A gruesome series of murders drags Dave Robicheaux, of the Iberia Parish Sheriff’s Department, out of his jurisdiction and onto the track of another harrowing cluster of high crimes and misdemeanors.
The officers in Jeff Davis Parish say all seven victims of a faceless killer were prostitutes. But convict Elmore Latiolais insists that his sister Bernadette, an honors student headed for a nursing scholarship, didn’t fit that pattern. A casual remark by Herman Stanga, the pimp Elmore says tried to kill him, that he’s connected to the charitable St. Jude Project puts Dave (Swan Peak, 2008, etc.) on a collision course with his daughter Alafair’s boyfriend Kermit Abelard, his wealthy, dysfunctional family and his latest protégé, convict-turned-author Robert Weingart. As the bodies pile up, Dave and his old buddy Clete Purcel dig ever deeper into the Abelard family’s tangled roots. They link Kermit’s grandfather Timothy to Vidor Perkins, who spent time up the river with Weingart, and self-made investment tycoon Layton Blanchet, who’s hired Clete to get the goods on his cheating wife Carolyn. All these discoveries bring Dave up against every law-enforcement officer in Louisiana, and they don’t do much for his relationship with his daughter either. If the resulting blend of high finance and gutter sexuality is never very mysterious, it conveys an overwhelming sense of miasmal evil.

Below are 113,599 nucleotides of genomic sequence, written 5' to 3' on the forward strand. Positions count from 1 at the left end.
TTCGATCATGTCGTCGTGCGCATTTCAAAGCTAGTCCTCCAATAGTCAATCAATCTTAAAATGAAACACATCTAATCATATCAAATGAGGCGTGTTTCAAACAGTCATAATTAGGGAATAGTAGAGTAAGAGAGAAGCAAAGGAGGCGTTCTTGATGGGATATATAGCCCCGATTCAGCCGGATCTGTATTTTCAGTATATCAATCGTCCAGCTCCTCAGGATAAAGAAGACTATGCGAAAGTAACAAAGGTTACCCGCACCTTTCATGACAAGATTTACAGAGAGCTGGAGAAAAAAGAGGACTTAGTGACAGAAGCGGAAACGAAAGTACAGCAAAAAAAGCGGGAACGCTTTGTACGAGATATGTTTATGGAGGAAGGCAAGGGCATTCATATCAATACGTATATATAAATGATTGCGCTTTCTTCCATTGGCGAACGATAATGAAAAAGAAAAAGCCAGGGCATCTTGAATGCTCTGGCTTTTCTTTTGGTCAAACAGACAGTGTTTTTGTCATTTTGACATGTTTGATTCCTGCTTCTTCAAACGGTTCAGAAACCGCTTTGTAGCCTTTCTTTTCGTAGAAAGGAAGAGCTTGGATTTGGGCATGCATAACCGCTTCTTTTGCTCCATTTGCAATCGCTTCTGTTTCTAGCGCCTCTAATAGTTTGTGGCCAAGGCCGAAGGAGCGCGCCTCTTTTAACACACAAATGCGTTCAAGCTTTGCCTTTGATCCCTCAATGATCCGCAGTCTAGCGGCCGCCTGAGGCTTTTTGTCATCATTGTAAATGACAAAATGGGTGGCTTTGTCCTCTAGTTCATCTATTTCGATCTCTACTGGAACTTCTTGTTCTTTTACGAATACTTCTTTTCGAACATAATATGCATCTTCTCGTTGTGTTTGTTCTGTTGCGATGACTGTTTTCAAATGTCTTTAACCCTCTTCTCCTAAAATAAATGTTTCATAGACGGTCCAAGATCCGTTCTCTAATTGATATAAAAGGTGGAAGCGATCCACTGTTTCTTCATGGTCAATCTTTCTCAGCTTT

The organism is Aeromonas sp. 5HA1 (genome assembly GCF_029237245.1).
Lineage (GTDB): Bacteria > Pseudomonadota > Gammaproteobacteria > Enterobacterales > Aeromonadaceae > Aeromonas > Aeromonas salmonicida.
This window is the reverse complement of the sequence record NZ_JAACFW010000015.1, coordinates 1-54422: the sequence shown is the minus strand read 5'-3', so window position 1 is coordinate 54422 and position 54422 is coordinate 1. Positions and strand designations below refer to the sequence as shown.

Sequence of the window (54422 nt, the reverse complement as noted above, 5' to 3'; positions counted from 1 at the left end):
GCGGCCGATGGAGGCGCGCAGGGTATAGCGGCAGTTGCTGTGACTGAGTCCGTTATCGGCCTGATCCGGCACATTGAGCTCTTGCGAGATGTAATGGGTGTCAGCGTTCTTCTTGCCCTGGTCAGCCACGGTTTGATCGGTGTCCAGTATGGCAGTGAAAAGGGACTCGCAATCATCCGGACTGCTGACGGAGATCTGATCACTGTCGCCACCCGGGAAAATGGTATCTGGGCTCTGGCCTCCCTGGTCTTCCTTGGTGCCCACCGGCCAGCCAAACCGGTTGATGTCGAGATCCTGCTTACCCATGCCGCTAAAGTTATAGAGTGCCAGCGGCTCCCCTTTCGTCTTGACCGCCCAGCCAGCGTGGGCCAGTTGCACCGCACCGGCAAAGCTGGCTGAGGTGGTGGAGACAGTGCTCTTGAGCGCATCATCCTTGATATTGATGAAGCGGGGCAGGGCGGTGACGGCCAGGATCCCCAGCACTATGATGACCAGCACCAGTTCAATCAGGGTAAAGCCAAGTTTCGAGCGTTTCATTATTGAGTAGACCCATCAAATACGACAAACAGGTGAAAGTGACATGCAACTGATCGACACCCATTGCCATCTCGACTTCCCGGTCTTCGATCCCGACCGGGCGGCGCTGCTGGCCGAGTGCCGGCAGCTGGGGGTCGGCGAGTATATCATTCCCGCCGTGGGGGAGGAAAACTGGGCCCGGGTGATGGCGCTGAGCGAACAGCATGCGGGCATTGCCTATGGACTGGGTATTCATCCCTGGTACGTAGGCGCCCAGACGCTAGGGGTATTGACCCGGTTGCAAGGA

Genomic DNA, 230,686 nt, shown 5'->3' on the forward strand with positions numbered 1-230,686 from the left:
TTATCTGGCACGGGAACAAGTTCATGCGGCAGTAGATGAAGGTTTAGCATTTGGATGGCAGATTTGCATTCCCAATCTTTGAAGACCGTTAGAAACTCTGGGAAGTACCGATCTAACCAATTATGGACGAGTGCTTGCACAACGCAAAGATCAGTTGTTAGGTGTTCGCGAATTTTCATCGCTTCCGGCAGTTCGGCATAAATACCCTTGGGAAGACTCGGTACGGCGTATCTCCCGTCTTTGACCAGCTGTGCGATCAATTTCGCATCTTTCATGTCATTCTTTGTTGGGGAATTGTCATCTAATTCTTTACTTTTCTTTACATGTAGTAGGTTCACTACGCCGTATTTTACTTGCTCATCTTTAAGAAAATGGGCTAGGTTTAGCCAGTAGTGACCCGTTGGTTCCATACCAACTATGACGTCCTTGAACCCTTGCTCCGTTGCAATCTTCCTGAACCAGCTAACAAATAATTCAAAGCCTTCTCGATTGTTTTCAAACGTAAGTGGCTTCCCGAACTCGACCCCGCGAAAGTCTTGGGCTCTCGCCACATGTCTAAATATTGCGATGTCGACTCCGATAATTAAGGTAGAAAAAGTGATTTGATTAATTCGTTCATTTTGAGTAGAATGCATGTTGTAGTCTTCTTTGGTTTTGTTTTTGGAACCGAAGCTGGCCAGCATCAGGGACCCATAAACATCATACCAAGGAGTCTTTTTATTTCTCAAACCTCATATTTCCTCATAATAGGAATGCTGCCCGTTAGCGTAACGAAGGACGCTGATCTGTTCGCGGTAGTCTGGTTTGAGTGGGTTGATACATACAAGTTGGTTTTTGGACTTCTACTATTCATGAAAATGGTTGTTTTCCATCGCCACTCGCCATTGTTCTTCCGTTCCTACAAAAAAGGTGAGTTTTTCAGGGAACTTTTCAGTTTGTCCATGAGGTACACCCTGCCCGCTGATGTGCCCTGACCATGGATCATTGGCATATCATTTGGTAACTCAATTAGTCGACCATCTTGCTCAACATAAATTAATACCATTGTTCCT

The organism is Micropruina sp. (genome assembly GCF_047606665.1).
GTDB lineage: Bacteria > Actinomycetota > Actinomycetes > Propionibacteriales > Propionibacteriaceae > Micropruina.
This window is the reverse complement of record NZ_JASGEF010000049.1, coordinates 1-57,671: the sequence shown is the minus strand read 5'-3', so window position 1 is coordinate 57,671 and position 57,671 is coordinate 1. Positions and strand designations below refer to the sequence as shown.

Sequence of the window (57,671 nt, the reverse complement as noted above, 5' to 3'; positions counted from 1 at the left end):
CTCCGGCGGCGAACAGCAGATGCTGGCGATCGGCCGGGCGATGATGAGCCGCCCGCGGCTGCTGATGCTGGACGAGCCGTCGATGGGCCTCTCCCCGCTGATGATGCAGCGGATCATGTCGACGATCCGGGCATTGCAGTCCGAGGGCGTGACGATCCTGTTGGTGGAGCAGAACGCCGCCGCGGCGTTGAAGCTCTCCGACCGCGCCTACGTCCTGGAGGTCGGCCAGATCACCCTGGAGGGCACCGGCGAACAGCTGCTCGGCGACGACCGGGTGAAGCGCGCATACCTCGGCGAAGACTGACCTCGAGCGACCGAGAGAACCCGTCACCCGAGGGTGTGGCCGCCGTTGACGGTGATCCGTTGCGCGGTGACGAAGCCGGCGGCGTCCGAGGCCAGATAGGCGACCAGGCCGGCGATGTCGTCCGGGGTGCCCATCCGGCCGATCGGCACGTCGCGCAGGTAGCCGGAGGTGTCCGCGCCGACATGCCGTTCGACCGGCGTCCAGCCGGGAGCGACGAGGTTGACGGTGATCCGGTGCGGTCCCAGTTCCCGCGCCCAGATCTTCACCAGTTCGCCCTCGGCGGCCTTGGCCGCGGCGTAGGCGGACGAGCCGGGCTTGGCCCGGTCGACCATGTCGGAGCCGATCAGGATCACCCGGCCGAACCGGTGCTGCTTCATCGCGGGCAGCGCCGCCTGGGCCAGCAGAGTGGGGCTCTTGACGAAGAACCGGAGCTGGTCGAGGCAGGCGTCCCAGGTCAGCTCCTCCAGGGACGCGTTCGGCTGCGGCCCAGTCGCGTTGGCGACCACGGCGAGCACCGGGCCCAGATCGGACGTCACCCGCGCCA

Burke, whose sonorous cadences and obsession with the past have often recalled Faulkner, has never resembled the sage of Yoknapatawpha more closely than in this magnificent attempt to get it all down between one cap and one period.